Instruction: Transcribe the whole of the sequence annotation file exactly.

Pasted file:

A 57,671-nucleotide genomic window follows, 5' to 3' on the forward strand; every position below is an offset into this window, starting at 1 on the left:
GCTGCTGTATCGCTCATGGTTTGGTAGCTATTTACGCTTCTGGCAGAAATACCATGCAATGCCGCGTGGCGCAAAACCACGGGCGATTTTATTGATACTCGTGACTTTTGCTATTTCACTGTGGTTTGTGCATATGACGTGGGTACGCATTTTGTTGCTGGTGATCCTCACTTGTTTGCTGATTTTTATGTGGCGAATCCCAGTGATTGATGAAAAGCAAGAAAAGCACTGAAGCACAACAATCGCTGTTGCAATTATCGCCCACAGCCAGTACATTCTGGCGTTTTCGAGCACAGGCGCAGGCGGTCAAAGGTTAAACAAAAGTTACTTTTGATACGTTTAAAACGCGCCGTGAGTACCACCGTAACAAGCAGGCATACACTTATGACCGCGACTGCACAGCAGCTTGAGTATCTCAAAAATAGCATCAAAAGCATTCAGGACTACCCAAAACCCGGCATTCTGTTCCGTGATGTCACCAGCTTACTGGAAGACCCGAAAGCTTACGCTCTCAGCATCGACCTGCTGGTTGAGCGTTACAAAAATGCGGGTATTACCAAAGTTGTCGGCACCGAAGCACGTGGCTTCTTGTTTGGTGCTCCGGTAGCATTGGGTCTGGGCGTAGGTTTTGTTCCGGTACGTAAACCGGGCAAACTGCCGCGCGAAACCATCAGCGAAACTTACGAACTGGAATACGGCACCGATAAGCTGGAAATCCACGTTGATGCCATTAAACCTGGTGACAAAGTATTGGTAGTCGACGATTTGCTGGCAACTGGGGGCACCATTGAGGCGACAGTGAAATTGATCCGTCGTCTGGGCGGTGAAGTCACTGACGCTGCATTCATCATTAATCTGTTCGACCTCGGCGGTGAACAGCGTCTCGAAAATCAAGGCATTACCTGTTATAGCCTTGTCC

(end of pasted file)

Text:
A 57,671-nucleotide genomic window follows, 5' to 3' on the forward strand; every position below is an offset into this window, starting at 1 on the left:
GCTGCTGTATCGCTCATGGTTTGGTAGCTATTTACGCTTCTGGCAGAAATACCATGCAATGCCGCGTGGCGCAAAACCACGGGCGATTTTATTGATACTCGTGACTTTTGCTATTTCACTGTGGTTTGTGCATATGACGTGGGTACGCATTTTGTTGCTGGTGATCCTCACTTGTTTGCTGATTTTTATGTGGCGAATCCCAGTGATTGATGAAAAGCAAGAAAAGCACTGAAGCACAACAATCGCTGTTGCAATTATCGCCCACAGCCAGTACATTCTGGCGTTTTCGAGCACAGGCGCAGGCGGTCAAAGGTTAAACAAAAGTTACTTTTGATACGTTTAAAACGCGCCGTGAGTACCACCGTAACAAGCAGGCATACACTTATGACCGCGACTGCACAGCAGCTTGAGTATCTCAAAAATAGCATCAAAAGCATTCAGGACTACCCAAAACCCGGCATTCTGTTCCGTGATGTCACCAGCTTACTGGAAGACCCGAAAGCTTACGCTCTCAGCATCGACCTGCTGGTTGAGCGTTACAAAAATGCGGGTATTACCAAAGTTGTCGGCACCGAAGCACGTGGCTTCTTGTTTGGTGCTCCGGTAGCATTGGGTCTGGGCGTAGGTTTTGTTCCGGTACGTAAACCGGGCAAACTGCCGCGCGAAACCATCAGCGAAACTTACGAACTGGAATACGGCACCGATAAGCTGGAAATCCACGTTGATGCCATTAAACCTGGTGACAAAGTATTGGTAGTCGACGATTTGCTGGCAACTGGGGGCACCATTGAGGCGACAGTGAAATTGATCCGTCGTCTGGGCGGTGAAGTCACTGACGCTGCATTCATCATTAATCTGTTCGACCTCGGCGGTGAACAGCGTCTCGAAAATCAAGGCATTACCTGTTATAGCCTTGTCC